Boeing Frontiers
December 2002/January 2003
Volume 01, Issue 08
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New and Notable

Principal of flight

To help support Chicago schools, Condit teaches seventh-grade science class


Phil ConditThe principal of the George Armstrong School of International Studies in Chicago took a question from seventh-grade student Gina Cruz. "Can you help me make my paper airplane fly better?" she asked. A warm smile broke over the principal's face, and he gladly obliged.

Oct. 24 was no ordinary day at Armstrong School, a Chicago Public School. The students in teacher Michelle Shneider's seventh-grade science class made and flew paper airplanes. And the class was taught by the school's principal for the day: Phil Condit, Boeing chairman and CEO, who participated in the Chicago Public Schools' Principal For a Day program.

Condit's parcipitation in this Chicago Public Schools endeavor exemplifies how Boeing supports community and educational activities through investments and involvement. Education is the largest commitment area for Boeing in the community and among its employees, and Boeing has a longstanding commitment to public education, especially K-12 initiatives.

The Principal For a Day program, initiated by the Chicago Public Schools in 1998, has helped the city's business and civic leaders expand their understanding of the accomplishments and challenges of the students, teachers and principals of the Chicago Public Schools. As part of their duties of the day, participants in the program, which has grown from 677 principals in 1998 to about 1,300 in October 2002, teach a class. Condit discussed the four principles of flight and used paper and balsa wood airplanes to help illustrate these concepts.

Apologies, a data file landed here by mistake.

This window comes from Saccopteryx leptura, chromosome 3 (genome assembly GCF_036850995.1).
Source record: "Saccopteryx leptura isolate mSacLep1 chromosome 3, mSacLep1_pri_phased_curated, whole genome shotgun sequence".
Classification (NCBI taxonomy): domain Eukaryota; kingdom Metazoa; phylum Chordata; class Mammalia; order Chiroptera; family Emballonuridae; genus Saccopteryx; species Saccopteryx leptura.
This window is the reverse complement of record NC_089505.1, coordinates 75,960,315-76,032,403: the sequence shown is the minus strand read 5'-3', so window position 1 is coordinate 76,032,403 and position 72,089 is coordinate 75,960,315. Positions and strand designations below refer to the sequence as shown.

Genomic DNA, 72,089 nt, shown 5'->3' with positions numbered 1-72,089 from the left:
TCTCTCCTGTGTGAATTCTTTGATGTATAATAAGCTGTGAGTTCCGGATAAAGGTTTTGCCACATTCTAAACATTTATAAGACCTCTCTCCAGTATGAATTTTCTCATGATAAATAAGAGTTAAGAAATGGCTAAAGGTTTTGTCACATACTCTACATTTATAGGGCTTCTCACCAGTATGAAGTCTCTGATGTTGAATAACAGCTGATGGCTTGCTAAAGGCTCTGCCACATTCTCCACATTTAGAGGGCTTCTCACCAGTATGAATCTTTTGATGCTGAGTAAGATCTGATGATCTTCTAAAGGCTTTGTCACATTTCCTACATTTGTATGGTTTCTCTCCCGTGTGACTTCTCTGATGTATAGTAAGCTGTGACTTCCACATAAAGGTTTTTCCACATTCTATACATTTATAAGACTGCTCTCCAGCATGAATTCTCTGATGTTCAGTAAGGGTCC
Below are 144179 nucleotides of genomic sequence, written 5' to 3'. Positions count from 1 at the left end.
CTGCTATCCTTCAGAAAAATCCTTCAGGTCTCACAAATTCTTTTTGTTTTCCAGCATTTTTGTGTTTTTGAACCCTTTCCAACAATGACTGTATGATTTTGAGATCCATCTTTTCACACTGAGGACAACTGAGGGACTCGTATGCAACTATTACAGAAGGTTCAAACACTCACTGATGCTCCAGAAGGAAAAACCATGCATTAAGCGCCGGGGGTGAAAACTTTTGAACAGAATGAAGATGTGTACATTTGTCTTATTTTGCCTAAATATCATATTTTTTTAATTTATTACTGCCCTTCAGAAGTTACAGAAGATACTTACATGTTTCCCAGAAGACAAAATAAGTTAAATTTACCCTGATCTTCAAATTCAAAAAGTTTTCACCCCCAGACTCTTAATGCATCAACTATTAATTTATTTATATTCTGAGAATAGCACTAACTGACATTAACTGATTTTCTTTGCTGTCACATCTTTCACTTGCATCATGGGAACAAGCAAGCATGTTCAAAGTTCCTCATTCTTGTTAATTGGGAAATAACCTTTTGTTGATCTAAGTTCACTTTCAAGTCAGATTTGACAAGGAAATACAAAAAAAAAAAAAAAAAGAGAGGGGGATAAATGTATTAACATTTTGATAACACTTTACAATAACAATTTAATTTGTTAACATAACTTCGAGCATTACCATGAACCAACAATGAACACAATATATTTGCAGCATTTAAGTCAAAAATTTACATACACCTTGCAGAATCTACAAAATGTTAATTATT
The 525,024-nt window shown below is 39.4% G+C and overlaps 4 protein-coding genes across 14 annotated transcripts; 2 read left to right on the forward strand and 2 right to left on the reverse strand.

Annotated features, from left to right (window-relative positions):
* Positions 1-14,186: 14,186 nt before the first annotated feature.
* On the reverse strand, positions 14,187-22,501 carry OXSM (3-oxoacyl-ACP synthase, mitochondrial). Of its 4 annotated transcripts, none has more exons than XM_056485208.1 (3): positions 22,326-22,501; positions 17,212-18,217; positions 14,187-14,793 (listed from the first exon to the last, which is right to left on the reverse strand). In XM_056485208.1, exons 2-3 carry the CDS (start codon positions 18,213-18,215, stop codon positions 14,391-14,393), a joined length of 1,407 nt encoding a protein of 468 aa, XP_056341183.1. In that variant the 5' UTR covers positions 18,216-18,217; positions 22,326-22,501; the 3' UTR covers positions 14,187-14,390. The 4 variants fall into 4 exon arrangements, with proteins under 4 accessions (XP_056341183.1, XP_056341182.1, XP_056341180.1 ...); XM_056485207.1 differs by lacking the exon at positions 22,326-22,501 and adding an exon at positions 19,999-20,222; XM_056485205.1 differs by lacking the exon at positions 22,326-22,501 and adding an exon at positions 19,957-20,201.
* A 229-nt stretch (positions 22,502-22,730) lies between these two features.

To further demonstrate Boeing's commitment to education, Condit later that day announced three contributions worth more than $1 million to Chicago-based education partnerships.

"Boeing has been at the forefront of the movement to raise academic standards so that all students, not just the brightest and most advantaged, reach higher levels of performance," said Condit at a press conference announcing the contributions.

The three education investments announced in Chicago—to New Leaders for New Schools, the Academy for Urban School Leadership, and the Young Women's Leadership Charter School of Chicago—will support highly focused efforts toward systemic change in principal development, teacher development and parent involvement.

In fact, as part of Boeing's involvement in the New Leaders for New Schools program, which is designed to better prepare future principals, 10 top-level Boeing executives will serve as personal mentors. Condit will serve as a mentor to Daniel Kramer, assistant principal of Armstrong School.

In addition, Boeing will continue its multi-year investments in After School Matters and The Chicago Public Education Fund announced earlier this year.

"These investments all represent strategic and collaborative partnerships," said Toni Bailey, vice president of community and education relations. "Our philosophy toward citizenship involves more than financial support; it focuses on programs directed to systemic change in education."

Not only does Boeing invest in the education initiatives among its communities, but it also helps its employees further their educations. Last year, through the company's Lifelong Learning Program, more than 30,000 employees took college courses at company expense; employees also receive Boeing stock when they complete a degree.


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